Of course the big problem is budget.
jfrishmanIII wrote:Thought-provoking topic, Bubba! I must say, I don't really mind that New Mexico flies a bit under the radar in the park system. We've got quite a few great Monuments, and those offer most of the benefits the Parks without attracting the same level of crowds. I agree with you that we do need places where people who require good access and amenities can appreciate the natural landscape, but I don't think it's necessarily elitist to prefer a low-profile approach in regard to new designations.
jfrishmanIII wrote:In regard to the Jemez specifically, I'm tempted to say the park idea is a solution in search of a problem. The one obvious candidate for that problem is the Valles Caldera Preserve, which is failing in its mandate to be self-sufficient and is very weirdly managed, resulting in lousy public access laden with strange red tape. If accessing the Preserve had only the bureaucratic hassles of the average national park, that would be a huge improvement from the current situation! (Although some changes are currently in the works which may improve both access and amenities.)
jfrishmanIII wrote:I don't feel that the Caldera on its own has sufficient attractions and interest to stand as a national park, but combined with Bandelier it's a possibility. There are a good number of folks in New Mexico advocating for just that solution.
jfrishmanIII wrote:Of course the big problem is budget.
jfrishmanIII wrote:All Bandelier's money is going towards mitigating the effects of the 2011 fire and floods at the main visitor center, while the backcountry trails are being neglected. They're in no position these days to take on management and maintenance of more land and roads and trails. Also, grazing and hunting are mandated to continue in the caldera, and any proposal to change that would have some tricky waters to navigate.
jfrishmanIII wrote:Your Pedernal and White Rock Canyon units are fun ideas. White Rock would make more sense as part of a Jemez Park; part of the canyon is already in Bandelier, and there are some great trails in other parts. A trail system that linked those with the ones in Bandelier would be awesome.
jfrishmanIII wrote:Pedernal, on the other hand, would face fierce opposition from the locals who run cows, cut wood, gather pinon and hunt up there, and it has decent access and is not particularly threatened the way things are. It also begs the question Why that area and not others? The Grulla Plateau, Teakettle Rock, San Pedro Parks, Gilman Tunnels and the mesas near Jemez Springs all come to mind as potential additions to such a park.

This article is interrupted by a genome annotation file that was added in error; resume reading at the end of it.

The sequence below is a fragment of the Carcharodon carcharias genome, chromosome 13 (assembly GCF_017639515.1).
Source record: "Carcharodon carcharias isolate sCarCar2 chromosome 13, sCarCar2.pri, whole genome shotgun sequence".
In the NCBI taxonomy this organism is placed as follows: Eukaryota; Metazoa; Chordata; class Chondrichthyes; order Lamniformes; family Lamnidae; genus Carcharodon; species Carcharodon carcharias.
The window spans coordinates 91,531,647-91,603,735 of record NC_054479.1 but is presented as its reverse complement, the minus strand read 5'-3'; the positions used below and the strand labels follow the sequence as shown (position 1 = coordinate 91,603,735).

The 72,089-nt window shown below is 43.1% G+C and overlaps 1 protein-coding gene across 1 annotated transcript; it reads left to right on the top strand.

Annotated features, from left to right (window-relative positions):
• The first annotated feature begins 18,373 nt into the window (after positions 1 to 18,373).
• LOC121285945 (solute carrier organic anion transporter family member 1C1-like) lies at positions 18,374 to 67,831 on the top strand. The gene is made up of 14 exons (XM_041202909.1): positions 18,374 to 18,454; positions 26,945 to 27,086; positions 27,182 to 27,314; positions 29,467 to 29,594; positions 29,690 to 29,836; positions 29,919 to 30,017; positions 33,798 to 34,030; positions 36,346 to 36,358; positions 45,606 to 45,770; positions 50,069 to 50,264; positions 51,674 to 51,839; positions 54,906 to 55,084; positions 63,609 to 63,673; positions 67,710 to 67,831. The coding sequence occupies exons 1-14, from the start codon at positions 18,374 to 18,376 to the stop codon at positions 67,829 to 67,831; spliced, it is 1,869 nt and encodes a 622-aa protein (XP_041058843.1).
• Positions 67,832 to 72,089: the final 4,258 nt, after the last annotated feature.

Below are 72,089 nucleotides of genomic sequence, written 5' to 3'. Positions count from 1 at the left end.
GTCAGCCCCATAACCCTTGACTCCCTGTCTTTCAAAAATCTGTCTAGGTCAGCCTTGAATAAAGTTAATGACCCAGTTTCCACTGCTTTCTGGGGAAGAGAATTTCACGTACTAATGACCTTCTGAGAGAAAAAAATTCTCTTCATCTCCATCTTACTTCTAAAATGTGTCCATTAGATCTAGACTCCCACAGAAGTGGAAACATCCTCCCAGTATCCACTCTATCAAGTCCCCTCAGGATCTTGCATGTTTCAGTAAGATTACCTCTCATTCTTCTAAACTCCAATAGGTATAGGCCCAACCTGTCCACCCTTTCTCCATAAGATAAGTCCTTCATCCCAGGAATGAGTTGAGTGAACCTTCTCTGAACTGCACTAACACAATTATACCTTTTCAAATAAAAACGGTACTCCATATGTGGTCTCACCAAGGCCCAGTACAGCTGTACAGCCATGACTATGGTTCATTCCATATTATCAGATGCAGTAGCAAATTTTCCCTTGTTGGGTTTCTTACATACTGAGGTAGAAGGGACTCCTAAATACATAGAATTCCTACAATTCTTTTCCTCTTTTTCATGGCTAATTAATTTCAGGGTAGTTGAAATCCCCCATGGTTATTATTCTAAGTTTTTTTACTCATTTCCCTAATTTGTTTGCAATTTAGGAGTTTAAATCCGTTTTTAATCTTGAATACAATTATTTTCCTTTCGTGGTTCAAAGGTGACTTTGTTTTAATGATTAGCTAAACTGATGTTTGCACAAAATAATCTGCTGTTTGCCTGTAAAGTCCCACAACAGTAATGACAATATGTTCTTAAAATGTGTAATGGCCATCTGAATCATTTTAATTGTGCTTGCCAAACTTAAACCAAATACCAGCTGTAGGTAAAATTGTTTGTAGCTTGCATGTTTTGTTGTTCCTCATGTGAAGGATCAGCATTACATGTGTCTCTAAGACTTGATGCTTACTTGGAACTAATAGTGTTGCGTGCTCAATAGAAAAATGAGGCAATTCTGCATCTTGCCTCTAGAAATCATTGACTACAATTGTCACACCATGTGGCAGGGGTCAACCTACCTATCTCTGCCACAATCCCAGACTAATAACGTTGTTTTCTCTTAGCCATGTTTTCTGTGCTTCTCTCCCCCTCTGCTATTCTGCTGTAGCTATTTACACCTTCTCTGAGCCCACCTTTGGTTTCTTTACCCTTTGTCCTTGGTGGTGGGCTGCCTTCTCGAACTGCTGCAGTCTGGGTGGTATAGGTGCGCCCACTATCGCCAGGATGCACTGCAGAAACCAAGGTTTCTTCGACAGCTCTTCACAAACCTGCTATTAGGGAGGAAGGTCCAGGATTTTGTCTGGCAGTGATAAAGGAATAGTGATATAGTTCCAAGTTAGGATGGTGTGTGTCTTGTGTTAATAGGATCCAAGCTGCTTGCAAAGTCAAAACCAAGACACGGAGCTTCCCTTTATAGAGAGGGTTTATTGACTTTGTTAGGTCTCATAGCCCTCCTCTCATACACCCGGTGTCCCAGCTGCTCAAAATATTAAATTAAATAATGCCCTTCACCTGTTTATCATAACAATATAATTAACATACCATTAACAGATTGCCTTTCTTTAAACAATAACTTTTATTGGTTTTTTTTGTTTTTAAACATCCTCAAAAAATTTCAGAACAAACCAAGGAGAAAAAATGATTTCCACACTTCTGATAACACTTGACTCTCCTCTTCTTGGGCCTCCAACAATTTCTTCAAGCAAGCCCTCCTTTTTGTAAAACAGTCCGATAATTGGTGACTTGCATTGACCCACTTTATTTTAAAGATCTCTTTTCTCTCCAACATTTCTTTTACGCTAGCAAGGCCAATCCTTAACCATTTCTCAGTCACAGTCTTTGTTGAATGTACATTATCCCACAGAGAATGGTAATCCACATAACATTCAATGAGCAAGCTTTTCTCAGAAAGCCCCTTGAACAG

jfrishmanIII wrote:Pedernal, on the other hand, would face fierce opposition from the locals who run cows, cut wood, gather pinon and hunt up there, and it has decent access and is not particularly threatened the way things are.
jfrishmanIII wrote:The more I think on it, I believe you're right that such a park would definitely be the most sensible signature National Park for New Mexico, and would have enough recreation, scenery, geology, archeology and history to hold its own, more than some parks that come to mind.
jfrishmanIII wrote:(There's even rafting to be had in White Rock Canyon, though that run has some pretty major headaches.)
Buz Groshong wrote:It amazes me how spoiled you guys out west are when it comes to National Parks. There are already lots of National Parks out there, and they were created from Federal Government land at no cost to the western states. In order for us back east to have Shenandoah National Park, the state of Virginia had to buy the land and donate it to the Federal Government.
I guess it comes from that western attitude that says westerners should have the right to tell the Federal Government how to run its western property (without interference from easterners), even though it is owned by the wole country and was bought and paid for by easterners.
Bubba Suess wrote:Just out of curiosity, which come to mind?
Bubba Suess wrote:What challenges are presented? Is it a long run?
Clark_Griswold wrote:The White Sands area is a good spot for a park, too bad there isn't much there, and the Lincoln NF is more like a NF in Texas, than a typical rugged, mountainous, and fairly wilderness like NF in New Mexico. Makes sense, since it gets over run by Texans in summer, but it is also pretty flat and roaded up.
The White Sands area is a good spot for a park, too bad there isn't much there
the Lincoln NF is more like a NF in Texas, than a typical rugged, mountainous, and fairly wilderness like NF in New Mexico. Makes sense, since it gets over run by Texans in summer, but it is also pretty flat and roaded up.
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